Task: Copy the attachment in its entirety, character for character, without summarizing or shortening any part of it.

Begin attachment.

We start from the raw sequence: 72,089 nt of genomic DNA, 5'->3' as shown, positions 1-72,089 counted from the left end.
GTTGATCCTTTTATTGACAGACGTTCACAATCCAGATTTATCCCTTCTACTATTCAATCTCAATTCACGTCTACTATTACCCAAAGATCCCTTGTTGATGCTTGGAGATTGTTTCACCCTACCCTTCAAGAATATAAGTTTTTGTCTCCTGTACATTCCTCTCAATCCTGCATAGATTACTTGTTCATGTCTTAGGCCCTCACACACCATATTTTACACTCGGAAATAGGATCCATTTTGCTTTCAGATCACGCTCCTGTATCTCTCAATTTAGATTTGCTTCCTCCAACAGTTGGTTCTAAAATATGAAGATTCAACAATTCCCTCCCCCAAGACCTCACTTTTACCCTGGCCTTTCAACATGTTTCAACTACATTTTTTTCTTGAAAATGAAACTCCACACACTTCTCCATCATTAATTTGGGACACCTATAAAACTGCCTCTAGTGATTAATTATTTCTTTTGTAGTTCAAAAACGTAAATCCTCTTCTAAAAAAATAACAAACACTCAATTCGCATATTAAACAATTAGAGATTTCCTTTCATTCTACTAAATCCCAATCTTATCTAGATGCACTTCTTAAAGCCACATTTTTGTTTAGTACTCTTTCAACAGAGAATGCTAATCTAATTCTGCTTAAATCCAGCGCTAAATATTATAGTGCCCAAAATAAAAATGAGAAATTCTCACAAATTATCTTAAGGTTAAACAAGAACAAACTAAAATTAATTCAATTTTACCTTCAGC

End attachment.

We start from the raw sequence: 72,089 nt of genomic DNA, 5'->3' as shown, positions 1-72,089 counted from the left end.
GTTGATCCTTTTATTGACAGACGTTCACAATCCAGATTTATCCCTTCTACTATTCAATCTCAATTCACGTCTACTATTACCCAAAGATCCCTTGTTGATGCTTGGAGATTGTTTCACCCTACCCTTCAAGAATATAAGTTTTTGTCTCCTGTACATTCCTCTCAATCCTGCATAGATTACTTGTTCATGTCTTAGGCCCTCACACACCATATTTTACACTCGGAAATAGGATCCATTTTGCTTTCAGATCACGCTCCTGTATCTCTCAATTTAGATTTGCTTCCTCCAACAGTTGGTTCTAAAATATGAAGATTCAACAATTCCCTCCCCCAAGACCTCACTTTTACCCTGGCCTTTCAACATGTTTCAACTACATTTTTTTCTTGAAAATGAAACTCCACACACTTCTCCATCATTAATTTGGGACACCTATAAAACTGCCTCTAGTGATTAATTATTTCTTTTGTAGTTCAAAAACGTAAATCCTCTTCTAAAAAAATAACAAACACTCAATTCGCATATTAAACAATTAGAGATTTCCTTTCATTCTACTAAATCCCAATCTTATCTAGATGCACTTCTTAAAGCCACATTTTTGTTTAGTACTCTTTCAACAGAGAATGCTAATCTAATTCTGCTTAAATCCAGCGCTAAATATTATAGTGCCCAAAATAAAAATGAGAAATTCTCACAAATTATCTTAAGGTTAAACAAGAACAAACTAAAATTAATTCAATTTTACCTTCAGC